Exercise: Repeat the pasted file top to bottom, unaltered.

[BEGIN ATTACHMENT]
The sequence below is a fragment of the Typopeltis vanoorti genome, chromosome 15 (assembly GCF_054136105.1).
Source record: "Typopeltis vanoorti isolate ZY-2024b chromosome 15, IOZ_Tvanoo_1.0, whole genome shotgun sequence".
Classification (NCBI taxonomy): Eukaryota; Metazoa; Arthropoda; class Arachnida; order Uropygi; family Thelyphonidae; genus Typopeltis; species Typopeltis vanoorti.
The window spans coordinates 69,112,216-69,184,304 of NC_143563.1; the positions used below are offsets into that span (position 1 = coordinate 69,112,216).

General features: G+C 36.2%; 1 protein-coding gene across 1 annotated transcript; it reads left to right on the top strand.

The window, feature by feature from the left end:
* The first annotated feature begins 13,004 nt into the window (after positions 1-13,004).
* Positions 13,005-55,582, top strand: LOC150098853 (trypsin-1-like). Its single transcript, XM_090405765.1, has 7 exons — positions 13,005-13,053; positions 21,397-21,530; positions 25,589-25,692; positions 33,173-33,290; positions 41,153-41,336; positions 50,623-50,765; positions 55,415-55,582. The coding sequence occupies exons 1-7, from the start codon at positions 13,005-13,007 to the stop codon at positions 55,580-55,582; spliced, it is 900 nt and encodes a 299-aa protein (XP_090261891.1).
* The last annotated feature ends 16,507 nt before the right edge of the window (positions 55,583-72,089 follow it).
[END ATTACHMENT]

The sequence below is a fragment of the Typopeltis vanoorti genome, chromosome 15 (assembly GCF_054136105.1).
Source record: "Typopeltis vanoorti isolate ZY-2024b chromosome 15, IOZ_Tvanoo_1.0, whole genome shotgun sequence".
Classification (NCBI taxonomy): Eukaryota; Metazoa; Arthropoda; class Arachnida; order Uropygi; family Thelyphonidae; genus Typopeltis; species Typopeltis vanoorti.
The window spans coordinates 69,112,216-69,184,304 of NC_143563.1; the positions used below are offsets into that span (position 1 = coordinate 69,112,216).

General features: G+C 36.2%; 1 protein-coding gene across 1 annotated transcript; it reads left to right on the top strand.

The window, feature by feature from the left end:
* The first annotated feature begins 13,004 nt into the window (after positions 1-13,004).
* Positions 13,005-55,582, top strand: LOC150098853 (trypsin-1-like). Its single transcript, XM_090405765.1, has 7 exons — positions 13,005-13,053; positions 21,397-21,530; positions 25,589-25,692; positions 33,173-33,290; positions 41,153-41,336; positions 50,623-50,765; positions 55,415-55,582. The coding sequence occupies exons 1-7, from the start codon at positions 13,005-13,007 to the stop codon at positions 55,580-55,582; spliced, it is 900 nt and encodes a 299-aa protein (XP_090261891.1).
* The last annotated feature ends 16,507 nt before the right edge of the window (positions 55,583-72,089 follow it).